The Ginetta G32 is an 80s sports car that remains entirely unknown to most, even those who thought their youngtimer car trivia was infallible.
At first the styling of the G32 often leads people to think it’s a Toyota MR2 or a Toyota MR2-based vehicle. It isn’t. This is a completely new car designed and built by Ginetta in England from 1989 until 1992.
Fast Facts – The Ginetta G32
- The Ginetta G32 is often compared with the Toyota MR2 however the styling of the G32 was directly influenced by earlier Ginetta cars, specifically the G25 and the G26 which predate the Japanese sports car.
- The G32 uses a steel chassis with a steel safety cell around the occupants for safety. The body is fiberglass and the engine is mid-mounted.
- Ginetta is a low-volume British automaker that has been developing and selling unusual sports cars since 1958.
- Just 115 examples of the Ginetta G32 were made and they come up for sale only rarely.
Ginetta Cars was founded in 1958 in Suffolk, England by four brothers – Bob, Ivor, Trevers, and Douglas.
The first car built by Ginetta was the G1, a very simple two-seat design based on a Wolseley Horne chassis. The G1 would set the fundamental design ethos of the company for lightweight sports cars made to a budget, typically affordable to everyday people.
The first production car was the Ginetta G2, a kit car with a tubular steel chassis, an alloy body, and Ford running gear. After the G2 would come the G3 with its fiberglass body, this would be the material used for almost all Ginettas going forwards due to its ease of fabrication, low cost, and low weight.
In 1983 the company showed the Ginetta G25 for the first time, a new model with a far more modern, angular styling than its predecessors. This model would be followed by the G26 with similar styling, and both of these would directly influence the mid-engined Ginetta G32 released in 1989.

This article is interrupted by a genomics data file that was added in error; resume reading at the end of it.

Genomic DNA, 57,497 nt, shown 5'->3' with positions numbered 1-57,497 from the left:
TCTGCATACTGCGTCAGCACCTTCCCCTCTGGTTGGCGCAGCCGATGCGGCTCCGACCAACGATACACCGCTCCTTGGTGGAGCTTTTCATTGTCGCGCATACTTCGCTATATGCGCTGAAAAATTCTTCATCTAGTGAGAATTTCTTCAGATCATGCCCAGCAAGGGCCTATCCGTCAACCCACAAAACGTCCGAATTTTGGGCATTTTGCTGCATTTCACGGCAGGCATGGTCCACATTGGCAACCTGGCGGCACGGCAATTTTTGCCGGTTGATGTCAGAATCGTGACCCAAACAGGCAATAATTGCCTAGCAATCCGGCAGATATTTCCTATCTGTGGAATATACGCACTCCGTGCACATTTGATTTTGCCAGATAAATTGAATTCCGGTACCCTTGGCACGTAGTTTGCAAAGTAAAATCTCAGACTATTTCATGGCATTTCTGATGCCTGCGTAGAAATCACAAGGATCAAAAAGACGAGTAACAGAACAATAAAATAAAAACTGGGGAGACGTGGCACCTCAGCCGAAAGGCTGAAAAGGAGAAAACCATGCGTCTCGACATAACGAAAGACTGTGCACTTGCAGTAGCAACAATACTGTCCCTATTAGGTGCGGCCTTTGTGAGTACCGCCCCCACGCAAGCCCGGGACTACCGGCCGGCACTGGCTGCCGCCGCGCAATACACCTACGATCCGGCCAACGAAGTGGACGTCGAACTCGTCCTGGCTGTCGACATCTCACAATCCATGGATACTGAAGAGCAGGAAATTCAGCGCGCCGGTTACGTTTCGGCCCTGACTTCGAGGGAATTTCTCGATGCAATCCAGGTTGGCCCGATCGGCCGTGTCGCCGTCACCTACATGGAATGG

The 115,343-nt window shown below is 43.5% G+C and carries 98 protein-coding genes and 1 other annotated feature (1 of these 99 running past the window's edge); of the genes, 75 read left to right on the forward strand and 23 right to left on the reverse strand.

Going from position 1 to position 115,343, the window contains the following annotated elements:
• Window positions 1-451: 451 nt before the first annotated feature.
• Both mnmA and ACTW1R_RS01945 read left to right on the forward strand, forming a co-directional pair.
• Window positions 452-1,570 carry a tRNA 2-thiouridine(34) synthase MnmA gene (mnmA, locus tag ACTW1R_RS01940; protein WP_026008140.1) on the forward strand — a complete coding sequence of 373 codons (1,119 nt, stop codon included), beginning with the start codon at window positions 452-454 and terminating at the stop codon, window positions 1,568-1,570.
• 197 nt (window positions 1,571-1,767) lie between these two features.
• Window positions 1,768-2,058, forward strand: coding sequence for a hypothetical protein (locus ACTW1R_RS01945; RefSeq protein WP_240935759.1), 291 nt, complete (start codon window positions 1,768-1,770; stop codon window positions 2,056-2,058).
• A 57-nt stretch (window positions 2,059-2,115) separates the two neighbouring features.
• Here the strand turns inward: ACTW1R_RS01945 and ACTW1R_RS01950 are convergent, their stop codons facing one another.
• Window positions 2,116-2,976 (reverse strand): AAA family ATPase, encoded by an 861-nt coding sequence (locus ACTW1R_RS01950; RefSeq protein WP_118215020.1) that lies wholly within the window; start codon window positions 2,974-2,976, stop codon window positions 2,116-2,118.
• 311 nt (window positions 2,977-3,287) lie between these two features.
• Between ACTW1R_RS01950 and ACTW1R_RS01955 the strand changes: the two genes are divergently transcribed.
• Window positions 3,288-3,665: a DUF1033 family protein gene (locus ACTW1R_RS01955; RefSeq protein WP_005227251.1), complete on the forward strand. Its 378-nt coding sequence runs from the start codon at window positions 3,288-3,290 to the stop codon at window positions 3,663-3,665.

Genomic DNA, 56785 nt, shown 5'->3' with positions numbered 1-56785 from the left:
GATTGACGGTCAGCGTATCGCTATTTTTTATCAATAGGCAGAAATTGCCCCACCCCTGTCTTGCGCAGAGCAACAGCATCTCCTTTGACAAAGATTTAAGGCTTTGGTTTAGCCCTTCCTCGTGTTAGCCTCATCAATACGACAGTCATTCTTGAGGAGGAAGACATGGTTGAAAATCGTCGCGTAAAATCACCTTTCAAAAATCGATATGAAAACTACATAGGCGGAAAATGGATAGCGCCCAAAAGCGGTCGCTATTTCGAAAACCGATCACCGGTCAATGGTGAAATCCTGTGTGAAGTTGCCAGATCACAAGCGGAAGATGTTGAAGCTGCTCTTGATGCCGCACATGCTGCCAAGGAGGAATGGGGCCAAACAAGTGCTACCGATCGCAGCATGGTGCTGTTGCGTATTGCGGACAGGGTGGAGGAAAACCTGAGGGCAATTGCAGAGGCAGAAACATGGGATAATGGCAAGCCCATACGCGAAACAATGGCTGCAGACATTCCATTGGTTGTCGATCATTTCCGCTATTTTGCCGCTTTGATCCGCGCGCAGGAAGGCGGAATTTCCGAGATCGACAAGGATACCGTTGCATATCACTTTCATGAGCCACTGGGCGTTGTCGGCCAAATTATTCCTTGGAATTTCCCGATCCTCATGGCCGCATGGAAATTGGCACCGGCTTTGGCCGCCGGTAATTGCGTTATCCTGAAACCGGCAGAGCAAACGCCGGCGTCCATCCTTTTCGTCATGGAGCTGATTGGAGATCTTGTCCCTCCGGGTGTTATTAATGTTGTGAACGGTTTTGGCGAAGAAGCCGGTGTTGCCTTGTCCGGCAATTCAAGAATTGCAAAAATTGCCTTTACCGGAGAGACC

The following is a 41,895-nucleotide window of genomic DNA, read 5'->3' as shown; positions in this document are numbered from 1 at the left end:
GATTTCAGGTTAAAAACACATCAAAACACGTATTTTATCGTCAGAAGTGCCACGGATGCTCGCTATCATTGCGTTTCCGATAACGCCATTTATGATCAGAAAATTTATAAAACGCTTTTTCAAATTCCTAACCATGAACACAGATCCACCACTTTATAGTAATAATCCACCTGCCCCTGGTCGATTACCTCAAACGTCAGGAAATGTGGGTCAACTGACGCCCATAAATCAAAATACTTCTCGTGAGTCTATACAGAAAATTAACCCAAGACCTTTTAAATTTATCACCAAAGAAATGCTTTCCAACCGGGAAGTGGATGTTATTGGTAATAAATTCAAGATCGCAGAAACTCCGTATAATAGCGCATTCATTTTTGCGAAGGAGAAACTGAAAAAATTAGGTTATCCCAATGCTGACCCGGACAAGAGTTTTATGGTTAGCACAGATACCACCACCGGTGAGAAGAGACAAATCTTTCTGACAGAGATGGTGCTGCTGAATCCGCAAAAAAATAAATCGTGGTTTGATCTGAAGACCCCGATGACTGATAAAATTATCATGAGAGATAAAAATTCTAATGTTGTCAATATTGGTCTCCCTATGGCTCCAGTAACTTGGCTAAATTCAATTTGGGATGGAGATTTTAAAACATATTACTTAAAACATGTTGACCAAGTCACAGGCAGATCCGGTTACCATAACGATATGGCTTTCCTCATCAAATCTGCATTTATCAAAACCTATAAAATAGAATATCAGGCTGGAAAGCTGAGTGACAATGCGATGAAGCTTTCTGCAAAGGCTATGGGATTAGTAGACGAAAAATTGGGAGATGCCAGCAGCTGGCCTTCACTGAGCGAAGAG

The Ginetta G32
The Ginetta G32 is a two-seater coupe or convertible with a mid-engined configuration designed by Ivor Walklett and released in 1989 as a production sports car.
The company’s had high hopes for the G32, an advanced car with modern styling they hoped would help save the company.
The structural design of the G32 was somewhat similar to earlier Ginetta cars, it has a steel chassis with a steel safety cage around the two occupants. A fiberglass body is fitted over the top, and the car makes use of many parts from larger manufacturers to help keep costs down.
Power was provided by up to three engine options including the 1600cc Ford four-cylinder unit with a carburetor, the same engine with fuel-injection, a turbo version of the 1600cc engine, or the slightly larger 1900cc engine with fuel-injection.
All cars used a manual 5-speed transmission sending power to the rear wheels, and the car was fitted with independent suspension on all four corners, and four wheel disc brakes.
Ginetta’s hopes for the G32 would unfortunately not come to fruition, just 115 examples were made before the company ceased production, facing significant financial difficulties.
The 115 cars that were built are now the subject of much curiosity when they attend shows and cars and coffee events, with very few people able to identify them on sight due to their rarity.
The Ginetta G32 Shown Here
The car you see here is a Ginetta G32 hardtop from 1989, the first year of production. It’s one of 97 coupes that were made, with the other 18 being convertibles.
Interestingly, this is one of the G32s that were used as a media demonstrator car, it was used in a number of period magazine tests and it’s featured on the front cover of the G32 brochure.
Many of the components were sourced from the Ford Fiesta or the Ford Escort, and it’s powered by the Ford XR3i engine. This typically works in the owner’s favor as it makes sourcing spare parts considerably easier.
With a weight of just 807 kilograms (1,779 lbs) and 135 bhp with 107 lb ft of torque the car can do the 0 to 60 mph dash in 8.2 seconds and on to a top speed of 120 mph.
This G32 is currently being offered for sale in a live auction by The Market by Bonhams, if you’d like to read more about it or register to bid you can click here to visit the listing.
Images courtesy of The Market by Bonhams
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